Roadmap to Recovery

Whether you’re realizing it on your own, you’ve been diagnosed by a medical professional, or you see it in a loved one, the process of recovery from an eating disorder can seem overwhelming and terrifying. Trust me, when I first began my own personal journey to recovery, I couldn’t even form the words to talk about it let alone believe it would ever go away. I didn’t understand how seeking help could possibly make the thoughts I’ve always thought in my head change. However, it’s because I opened that door that I can sit here today and tell you otherwise. Fear cannot be the reason you (or someone you love) do not seek out help. There are various options available, and that itself can be a little mind-boggling, I understand that. That’s why you’ll find a detailed (but no-fluff) outline below of all the resources available to those suffering from the symptoms of an eating disorder.

There are several factors to consider when choosing treatment for recovery for you or a loved one. Some questions you should ask yourself may be:

• Where are the treatment facilities in my area? You can actually look that up here.
• What is the severity of my disorder? Can I keep up with school/work? Has it taken over my ability to function normally in every day life?
• Which philosophy of treatment is right for my loved one or me? Which philosophies do the treatment centers in my area use?
• How much time do I/he/she have to commit to recovery? How much family involvement is required? What will they expect from my/his/her support system? Note – this should only be taken into account for non-acute disorders
• What will my/his/her insurance cover? I personally hate that we have to consider this, because mental health disorders should be addressed without the financial stress. Unfortunately, it is a factor that affects many people’s decision to deny care. Keep in mind you can try to negotiate the percentage of which your carrier will pay, and it’s best to do so prior to beginning treatment. A few treatment centers also offer financial aid. Find more on securing treatment through your insurance here.

Which level of care is right for me/him/her?

Inpatient Hospitalization: This level of care is provided to severely acute eating disorder patients, offering 24-hour care that focuses on medical stabilization of a patient. Usually, a patient is here no more than three weeks before graduating to a Residential treatment center.

Residential Treatment Center: Also a 24-hour care facility, patients live at their residential treatment center with medical professionals who monitor their health conditions. It is here where they will begin to work with their treatment team, consisting of a registered dietitian, psychologist/psychiatrist, doctor, and potentially holistic care professionals if the treatment center offers this. The focus here is on physical and psychological healing.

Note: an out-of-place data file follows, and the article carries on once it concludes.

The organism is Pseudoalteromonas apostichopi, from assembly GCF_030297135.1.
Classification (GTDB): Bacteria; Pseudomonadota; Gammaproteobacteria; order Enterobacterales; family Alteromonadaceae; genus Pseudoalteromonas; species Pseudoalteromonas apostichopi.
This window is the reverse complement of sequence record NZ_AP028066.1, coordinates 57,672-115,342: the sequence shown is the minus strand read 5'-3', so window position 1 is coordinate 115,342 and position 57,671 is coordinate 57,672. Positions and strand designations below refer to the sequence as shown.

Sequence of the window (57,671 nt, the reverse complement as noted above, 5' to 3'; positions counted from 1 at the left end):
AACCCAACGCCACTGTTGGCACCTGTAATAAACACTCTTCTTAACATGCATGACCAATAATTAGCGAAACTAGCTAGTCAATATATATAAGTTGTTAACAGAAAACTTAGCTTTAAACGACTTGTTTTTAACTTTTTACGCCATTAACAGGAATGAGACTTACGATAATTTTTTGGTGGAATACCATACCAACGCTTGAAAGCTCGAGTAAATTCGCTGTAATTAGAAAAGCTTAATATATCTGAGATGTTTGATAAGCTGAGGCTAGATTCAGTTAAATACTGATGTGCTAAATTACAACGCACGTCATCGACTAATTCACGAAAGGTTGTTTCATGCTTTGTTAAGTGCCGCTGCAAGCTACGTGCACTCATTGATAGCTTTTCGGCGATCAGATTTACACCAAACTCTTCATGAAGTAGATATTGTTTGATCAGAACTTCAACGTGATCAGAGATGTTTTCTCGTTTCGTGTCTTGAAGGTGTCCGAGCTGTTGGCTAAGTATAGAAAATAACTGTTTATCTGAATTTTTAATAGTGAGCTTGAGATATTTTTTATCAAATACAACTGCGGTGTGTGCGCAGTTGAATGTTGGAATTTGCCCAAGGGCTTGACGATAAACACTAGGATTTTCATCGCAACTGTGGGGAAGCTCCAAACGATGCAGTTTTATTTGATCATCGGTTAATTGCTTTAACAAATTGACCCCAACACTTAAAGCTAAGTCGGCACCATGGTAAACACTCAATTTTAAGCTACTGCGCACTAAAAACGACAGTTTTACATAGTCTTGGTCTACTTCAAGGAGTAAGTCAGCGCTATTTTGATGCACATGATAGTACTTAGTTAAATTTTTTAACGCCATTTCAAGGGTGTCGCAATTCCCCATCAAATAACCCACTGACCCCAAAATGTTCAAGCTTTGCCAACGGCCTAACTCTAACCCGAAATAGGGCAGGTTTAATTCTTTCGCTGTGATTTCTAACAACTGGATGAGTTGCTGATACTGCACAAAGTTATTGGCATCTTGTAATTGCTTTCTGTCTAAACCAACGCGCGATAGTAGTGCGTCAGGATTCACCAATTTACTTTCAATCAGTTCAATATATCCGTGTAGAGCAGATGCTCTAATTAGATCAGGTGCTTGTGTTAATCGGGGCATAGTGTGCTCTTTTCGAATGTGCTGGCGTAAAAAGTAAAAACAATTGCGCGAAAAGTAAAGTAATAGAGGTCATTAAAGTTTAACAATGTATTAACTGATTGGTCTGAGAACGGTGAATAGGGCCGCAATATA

Partial Hospitalization Program (PHP)/Day Treatment Center: Similar to Residential Treatment Centers, PHP’s or Day Treatment Centers allow medical professionals to monitor patients’ health while they work towards their physical and psychological healing. The difference is that patients will spend evenings and weekends at home, and 5-6 days per week for about 10 hours per day at the treatment center. This level of care provides for a smoother transition between 24-hour residential care and intensive outpatient treatment.

Intensive Outpatient Treatment Centers: This level of care is provided for those who are able to remain in school/work, and generally meet for a specified number of days per week. Here you will continue/begin to work with your treatment team on your psychological well being and incorporate practices you learn into everyday life.

Outpatient Treatment: This is the least-intensive level of care and provided for those who can function in their daily lives without seeking care from their treatment team for specific periods of time. You may see you nutritionist/therapist/recovery team member a few times a week or once every few weeks depending on your needs, and this level of care may look different for everyone. Gradually over time, you will begin to need your dietary team less as you move forward in your recovery.

Continuing Care: This level of care is comparable to that of a “check-up” for ongoing support in recovery. You will have periodic sessions with your therapist and/or nutritionist at whatever frequency you and your team see fit.

Support Groups/Self-Help: Support groups are a great way to stay connected to individuals going through similar situations as your own, and can create a comforting and encouraging community for recovery. Individuals (much like you) desiring a community of support may lead them, or they may be professionally led. Find a support group in your area here.

As you can see, there are a lot of options for you or your loved one’s treatment of care. Recovery from an eating disorder takes time, support, and patience; and it looks different on everyone. Eating disorders are not to be shrugged off or swept under the rug, as they can turn into a severely debilitating disease, causing further mental health issues or premature death. Everyone deserves the help they need.

If you are unsure whether you or a loved one needs treatment for an eating disorder, please contact us here for a free eating disorder assessment.

 

  Written by Madeleine White

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